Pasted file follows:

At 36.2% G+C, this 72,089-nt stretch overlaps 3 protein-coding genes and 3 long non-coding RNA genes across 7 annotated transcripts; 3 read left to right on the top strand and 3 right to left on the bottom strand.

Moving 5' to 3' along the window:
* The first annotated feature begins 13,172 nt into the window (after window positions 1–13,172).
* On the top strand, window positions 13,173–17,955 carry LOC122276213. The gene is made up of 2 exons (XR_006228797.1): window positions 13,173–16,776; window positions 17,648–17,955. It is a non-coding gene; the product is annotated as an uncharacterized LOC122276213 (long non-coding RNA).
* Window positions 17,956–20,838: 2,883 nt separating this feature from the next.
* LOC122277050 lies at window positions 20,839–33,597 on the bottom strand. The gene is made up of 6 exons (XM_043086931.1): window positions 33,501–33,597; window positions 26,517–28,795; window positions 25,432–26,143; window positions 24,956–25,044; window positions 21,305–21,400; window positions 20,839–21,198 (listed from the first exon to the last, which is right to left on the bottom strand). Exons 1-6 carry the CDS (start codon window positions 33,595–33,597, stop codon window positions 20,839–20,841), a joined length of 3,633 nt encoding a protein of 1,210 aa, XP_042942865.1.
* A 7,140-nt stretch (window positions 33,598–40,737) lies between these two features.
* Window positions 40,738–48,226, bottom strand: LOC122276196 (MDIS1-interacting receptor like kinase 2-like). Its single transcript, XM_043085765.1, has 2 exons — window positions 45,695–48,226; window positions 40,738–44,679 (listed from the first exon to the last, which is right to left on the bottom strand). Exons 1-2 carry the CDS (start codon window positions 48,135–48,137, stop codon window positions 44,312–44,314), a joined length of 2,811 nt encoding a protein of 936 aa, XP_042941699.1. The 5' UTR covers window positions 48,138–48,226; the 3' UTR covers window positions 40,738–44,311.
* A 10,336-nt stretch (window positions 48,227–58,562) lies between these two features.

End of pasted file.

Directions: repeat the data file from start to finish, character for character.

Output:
At 36.2% G+C, this 72,089-nt stretch overlaps 3 protein-coding genes and 3 long non-coding RNA genes across 7 annotated transcripts; 3 read left to right on the top strand and 3 right to left on the bottom strand.

Moving 5' to 3' along the window:
* The first annotated feature begins 13,172 nt into the window (after window positions 1–13,172).
* On the top strand, window positions 13,173–17,955 carry LOC122276213. The gene is made up of 2 exons (XR_006228797.1): window positions 13,173–16,776; window positions 17,648–17,955. It is a non-coding gene; the product is annotated as an uncharacterized LOC122276213 (long non-coding RNA).
* Window positions 17,956–20,838: 2,883 nt separating this feature from the next.
* LOC122277050 lies at window positions 20,839–33,597 on the bottom strand. The gene is made up of 6 exons (XM_043086931.1): window positions 33,501–33,597; window positions 26,517–28,795; window positions 25,432–26,143; window positions 24,956–25,044; window positions 21,305–21,400; window positions 20,839–21,198 (listed from the first exon to the last, which is right to left on the bottom strand). Exons 1-6 carry the CDS (start codon window positions 33,595–33,597, stop codon window positions 20,839–20,841), a joined length of 3,633 nt encoding a protein of 1,210 aa, XP_042942865.1.
* A 7,140-nt stretch (window positions 33,598–40,737) lies between these two features.
* Window positions 40,738–48,226, bottom strand: LOC122276196 (MDIS1-interacting receptor like kinase 2-like). Its single transcript, XM_043085765.1, has 2 exons — window positions 45,695–48,226; window positions 40,738–44,679 (listed from the first exon to the last, which is right to left on the bottom strand). Exons 1-2 carry the CDS (start codon window positions 48,135–48,137, stop codon window positions 44,312–44,314), a joined length of 2,811 nt encoding a protein of 936 aa, XP_042941699.1. The 5' UTR covers window positions 48,138–48,226; the 3' UTR covers window positions 40,738–44,311.
* A 10,336-nt stretch (window positions 48,227–58,562) lies between these two features.